And yet, the text stares us in the face, demanding we somehow makes sense of it. In fact, St. JPII repeats himself in the next audience where he says, “…virginity, or rather the virginal state of the body, will manifest itself completely as the eschatological fulfillment of the ‘spousal’ meaning of the body…” (TOB A68:3). We can’t just sidestep St. JPII venturing “boldly where no pope has gone before.” We can’t label this statement as too baffling or obscure and therefore dismiss it. We must try to make sense of it because the integrity of the entire Theology of the Body rides on it. So what do we do?
We change our understanding of virginity.
To reframe our understanding of virginity, we need to make a simple distinction: the difference between potential and actualization. Your legs have the potential to walk, and yet, when you were born did you walk out of the womb? No, that potential lay dormant within the structure of your legs and had to be activated and then actualized. First you learned to scoot, then crawl, then pull yourself up, then toddle, and finally walk. And I imagine your first steps were greeted by a round of applause from all!
And rightly so because as you began walking your legs didn’t lose their capacity to walk; it was strengthened and increased so that you could eventually skip, jog, and run. This is the great gift of the multitude of capacities or potencies innate in our human nature. We are born with the potential to eat, speak, and run. Our human nature carries the potential to add numbers, laugh at humor, and compose love letters. Through the circumstances of our lives, these capacities must be activated and then gradually actualized until they reach full actualization.
Let’s apply this framework to virginity. Instead of seeing virginity as an absence (something someone hasn’t done), what if we approached virginity as a capacity, a potential, of our embodied human nature? If this were true, then over the course of our life, our virginity would not be “lost,” but would be activated and continuously actualized, reaching its full actualization and perfection only in heaven. If we reframe virginity in this manner, then it’s possible to make sense out of St. JPII’s claim that our human nature is perfected in virginity in our masculine or feminine glorified bodies.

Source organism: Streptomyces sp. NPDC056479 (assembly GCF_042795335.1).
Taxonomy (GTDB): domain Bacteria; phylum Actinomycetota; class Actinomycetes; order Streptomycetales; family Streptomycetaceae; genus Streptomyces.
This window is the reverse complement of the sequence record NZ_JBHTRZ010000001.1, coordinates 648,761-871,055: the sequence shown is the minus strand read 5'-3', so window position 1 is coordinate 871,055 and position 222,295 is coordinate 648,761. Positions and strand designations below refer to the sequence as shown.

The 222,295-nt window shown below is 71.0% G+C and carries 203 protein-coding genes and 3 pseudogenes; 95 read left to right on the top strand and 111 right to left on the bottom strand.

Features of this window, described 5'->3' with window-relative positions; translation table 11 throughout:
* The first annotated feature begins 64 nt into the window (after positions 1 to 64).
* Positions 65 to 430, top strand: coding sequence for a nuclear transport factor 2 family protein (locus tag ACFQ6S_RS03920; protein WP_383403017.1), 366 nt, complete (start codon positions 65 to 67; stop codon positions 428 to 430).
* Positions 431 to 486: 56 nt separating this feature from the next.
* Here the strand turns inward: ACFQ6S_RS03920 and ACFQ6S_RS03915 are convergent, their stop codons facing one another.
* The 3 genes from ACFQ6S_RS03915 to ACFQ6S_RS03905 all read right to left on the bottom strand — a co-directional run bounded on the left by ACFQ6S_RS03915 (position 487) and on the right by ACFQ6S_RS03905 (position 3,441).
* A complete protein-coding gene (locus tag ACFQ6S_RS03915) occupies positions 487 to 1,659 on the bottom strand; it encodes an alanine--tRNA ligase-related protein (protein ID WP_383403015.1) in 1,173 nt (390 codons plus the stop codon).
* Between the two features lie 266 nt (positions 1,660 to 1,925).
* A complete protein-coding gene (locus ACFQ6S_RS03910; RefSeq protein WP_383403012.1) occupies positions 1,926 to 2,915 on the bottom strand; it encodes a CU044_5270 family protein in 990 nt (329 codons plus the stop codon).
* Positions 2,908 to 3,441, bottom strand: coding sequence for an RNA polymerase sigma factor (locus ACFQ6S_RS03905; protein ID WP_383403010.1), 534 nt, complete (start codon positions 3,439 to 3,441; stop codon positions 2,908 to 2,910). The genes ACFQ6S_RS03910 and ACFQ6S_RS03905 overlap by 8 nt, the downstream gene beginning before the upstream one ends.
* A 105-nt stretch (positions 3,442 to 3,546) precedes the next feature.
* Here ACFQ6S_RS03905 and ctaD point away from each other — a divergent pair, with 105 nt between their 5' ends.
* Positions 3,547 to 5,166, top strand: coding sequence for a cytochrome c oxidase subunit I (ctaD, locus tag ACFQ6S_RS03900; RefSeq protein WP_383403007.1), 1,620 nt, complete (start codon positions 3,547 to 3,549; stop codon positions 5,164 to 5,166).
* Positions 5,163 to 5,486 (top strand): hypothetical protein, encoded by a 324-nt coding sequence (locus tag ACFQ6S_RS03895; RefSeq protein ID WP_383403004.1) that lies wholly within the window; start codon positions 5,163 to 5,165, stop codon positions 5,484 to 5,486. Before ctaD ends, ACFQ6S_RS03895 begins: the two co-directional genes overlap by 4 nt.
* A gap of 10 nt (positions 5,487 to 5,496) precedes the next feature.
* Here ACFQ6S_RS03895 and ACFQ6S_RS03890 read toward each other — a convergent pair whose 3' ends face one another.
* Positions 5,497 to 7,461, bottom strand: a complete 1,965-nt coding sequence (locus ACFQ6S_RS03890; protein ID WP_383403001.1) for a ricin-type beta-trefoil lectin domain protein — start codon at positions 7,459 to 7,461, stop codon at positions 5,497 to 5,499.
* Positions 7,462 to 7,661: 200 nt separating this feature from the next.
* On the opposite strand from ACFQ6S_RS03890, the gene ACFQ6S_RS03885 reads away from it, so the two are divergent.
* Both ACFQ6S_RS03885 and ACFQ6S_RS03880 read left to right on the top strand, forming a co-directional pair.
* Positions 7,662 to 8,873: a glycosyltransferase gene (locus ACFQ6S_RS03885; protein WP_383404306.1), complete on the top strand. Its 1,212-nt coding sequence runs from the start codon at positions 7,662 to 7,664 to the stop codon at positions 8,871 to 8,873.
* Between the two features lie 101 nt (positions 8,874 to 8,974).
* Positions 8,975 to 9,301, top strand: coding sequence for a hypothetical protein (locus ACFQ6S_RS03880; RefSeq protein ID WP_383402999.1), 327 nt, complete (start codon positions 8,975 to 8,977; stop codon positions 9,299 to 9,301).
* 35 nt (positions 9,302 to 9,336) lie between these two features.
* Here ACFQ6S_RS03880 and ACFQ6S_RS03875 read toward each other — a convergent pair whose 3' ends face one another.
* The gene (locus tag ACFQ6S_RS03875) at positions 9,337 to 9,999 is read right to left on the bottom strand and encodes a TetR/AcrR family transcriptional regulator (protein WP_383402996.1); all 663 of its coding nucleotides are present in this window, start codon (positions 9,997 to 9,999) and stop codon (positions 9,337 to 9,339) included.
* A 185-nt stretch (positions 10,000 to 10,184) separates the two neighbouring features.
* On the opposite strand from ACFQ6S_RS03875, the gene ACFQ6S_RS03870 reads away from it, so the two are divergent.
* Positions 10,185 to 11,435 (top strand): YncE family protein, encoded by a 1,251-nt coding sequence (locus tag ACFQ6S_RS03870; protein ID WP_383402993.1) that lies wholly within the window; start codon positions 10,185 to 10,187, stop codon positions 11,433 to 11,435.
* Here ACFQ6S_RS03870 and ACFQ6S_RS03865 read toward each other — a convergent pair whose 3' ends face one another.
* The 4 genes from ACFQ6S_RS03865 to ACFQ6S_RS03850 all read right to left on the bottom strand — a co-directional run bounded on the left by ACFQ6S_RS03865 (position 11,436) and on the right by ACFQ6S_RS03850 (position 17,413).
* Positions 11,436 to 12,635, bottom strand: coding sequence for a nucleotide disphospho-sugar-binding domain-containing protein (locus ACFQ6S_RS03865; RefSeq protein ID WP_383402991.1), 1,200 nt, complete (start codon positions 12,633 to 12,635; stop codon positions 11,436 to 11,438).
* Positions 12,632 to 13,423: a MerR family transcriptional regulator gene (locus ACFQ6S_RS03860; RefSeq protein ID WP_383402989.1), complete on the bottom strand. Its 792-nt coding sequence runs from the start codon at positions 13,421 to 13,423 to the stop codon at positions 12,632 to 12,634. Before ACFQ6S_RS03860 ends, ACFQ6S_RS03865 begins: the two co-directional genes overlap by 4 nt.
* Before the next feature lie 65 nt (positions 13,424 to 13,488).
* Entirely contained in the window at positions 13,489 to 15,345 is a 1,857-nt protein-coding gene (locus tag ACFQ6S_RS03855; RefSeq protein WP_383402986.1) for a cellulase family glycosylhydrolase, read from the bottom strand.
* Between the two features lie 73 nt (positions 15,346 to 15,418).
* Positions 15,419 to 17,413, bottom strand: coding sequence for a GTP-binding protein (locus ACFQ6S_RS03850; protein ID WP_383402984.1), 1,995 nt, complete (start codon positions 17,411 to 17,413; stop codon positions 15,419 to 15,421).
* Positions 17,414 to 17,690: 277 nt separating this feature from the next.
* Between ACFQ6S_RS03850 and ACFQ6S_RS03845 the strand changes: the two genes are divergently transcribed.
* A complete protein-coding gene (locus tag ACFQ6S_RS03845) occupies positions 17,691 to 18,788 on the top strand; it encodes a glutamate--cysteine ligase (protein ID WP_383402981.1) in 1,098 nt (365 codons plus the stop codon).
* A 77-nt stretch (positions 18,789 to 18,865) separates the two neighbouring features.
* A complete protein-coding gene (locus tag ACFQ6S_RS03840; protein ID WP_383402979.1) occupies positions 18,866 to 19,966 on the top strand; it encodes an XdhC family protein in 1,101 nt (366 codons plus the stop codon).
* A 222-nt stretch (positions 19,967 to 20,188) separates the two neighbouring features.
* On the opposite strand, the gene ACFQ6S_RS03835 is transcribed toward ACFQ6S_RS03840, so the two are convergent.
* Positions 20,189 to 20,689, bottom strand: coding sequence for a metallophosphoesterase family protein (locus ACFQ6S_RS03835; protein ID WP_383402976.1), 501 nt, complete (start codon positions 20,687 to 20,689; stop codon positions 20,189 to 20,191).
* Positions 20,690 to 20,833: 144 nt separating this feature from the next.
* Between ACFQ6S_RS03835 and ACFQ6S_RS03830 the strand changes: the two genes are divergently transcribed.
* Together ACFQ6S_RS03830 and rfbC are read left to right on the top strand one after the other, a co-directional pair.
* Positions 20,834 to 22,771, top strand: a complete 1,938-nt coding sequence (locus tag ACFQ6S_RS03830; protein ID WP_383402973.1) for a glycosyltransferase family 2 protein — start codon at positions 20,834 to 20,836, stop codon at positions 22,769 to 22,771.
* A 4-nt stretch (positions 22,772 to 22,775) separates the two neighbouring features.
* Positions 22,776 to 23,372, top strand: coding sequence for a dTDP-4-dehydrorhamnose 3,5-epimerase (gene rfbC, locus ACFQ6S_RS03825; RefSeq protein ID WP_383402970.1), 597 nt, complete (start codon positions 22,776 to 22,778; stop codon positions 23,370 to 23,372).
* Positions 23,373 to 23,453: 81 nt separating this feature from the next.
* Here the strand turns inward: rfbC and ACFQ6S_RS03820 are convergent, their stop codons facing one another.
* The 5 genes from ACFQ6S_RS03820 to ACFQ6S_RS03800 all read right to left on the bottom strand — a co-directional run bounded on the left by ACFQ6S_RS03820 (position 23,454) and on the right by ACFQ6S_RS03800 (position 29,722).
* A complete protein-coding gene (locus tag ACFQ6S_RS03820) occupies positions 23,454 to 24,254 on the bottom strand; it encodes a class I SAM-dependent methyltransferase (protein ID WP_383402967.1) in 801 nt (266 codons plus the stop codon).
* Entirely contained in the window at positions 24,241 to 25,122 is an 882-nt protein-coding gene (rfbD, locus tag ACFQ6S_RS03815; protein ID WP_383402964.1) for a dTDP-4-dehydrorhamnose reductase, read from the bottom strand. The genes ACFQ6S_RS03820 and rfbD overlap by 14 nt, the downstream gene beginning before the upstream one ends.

Let’s imitate the Enterprise and St. JPII and boldly forge ahead by asking, “What is the capacity of virginity?” In other words, what potential lies within our embodied human nature that can be activated and then actualized over the course of our life?
The answer is my second favorite word: union! More specifically, union and communion through a gift of self. In the beginning, St. JPII says, our bodies were created with a unitive power (potential) that when activated provided the foundation for Adam and Eve’s personal union or communion of persons (see TOB A55:6). St. JPII identifies this unitive power with the spousal meaning of the body, which, he says, is “the power to express love: precisely that love in which the human person becomes a gift and – through this gift – fulfills the very meaning of his being and existence” (TOB A15:1).
Just before this description of the spousal meaning of the body, St. JPII makes a seemingly offhanded remark, but now we can see it as the lynchpin of the meaning of human life and embodiment. He says, “The human body, with its sex – its masculinity and femininity – seen in the very mystery of creation is not only a source of fruitfulness and procreation, as in the whole natural order, but contains ‘from the beginning’ the ‘spousal’ attribute, that is, the power to express love…”
From the beginning of our existence, St. JPII indicates that our embodiment as male and female can’t be explained fully by reference only to procreation. Masculinity and femininity point to a deeper, and indeed universal, reality of our human nature: the power to express love through self-gift.
The “spousal meaning” of the body, and therefore the fundamental meaning of our human nature, is awakened first as others make a gift of self to us and then actualized as we learn to self-gift to those immediately around us – our family. The spousal meaning of the body continues to be actualized and strengthened as we expand our gift of self to include God, friends, respect for the natural world, and self-mastery, which integrates the various dimensions of our personhood.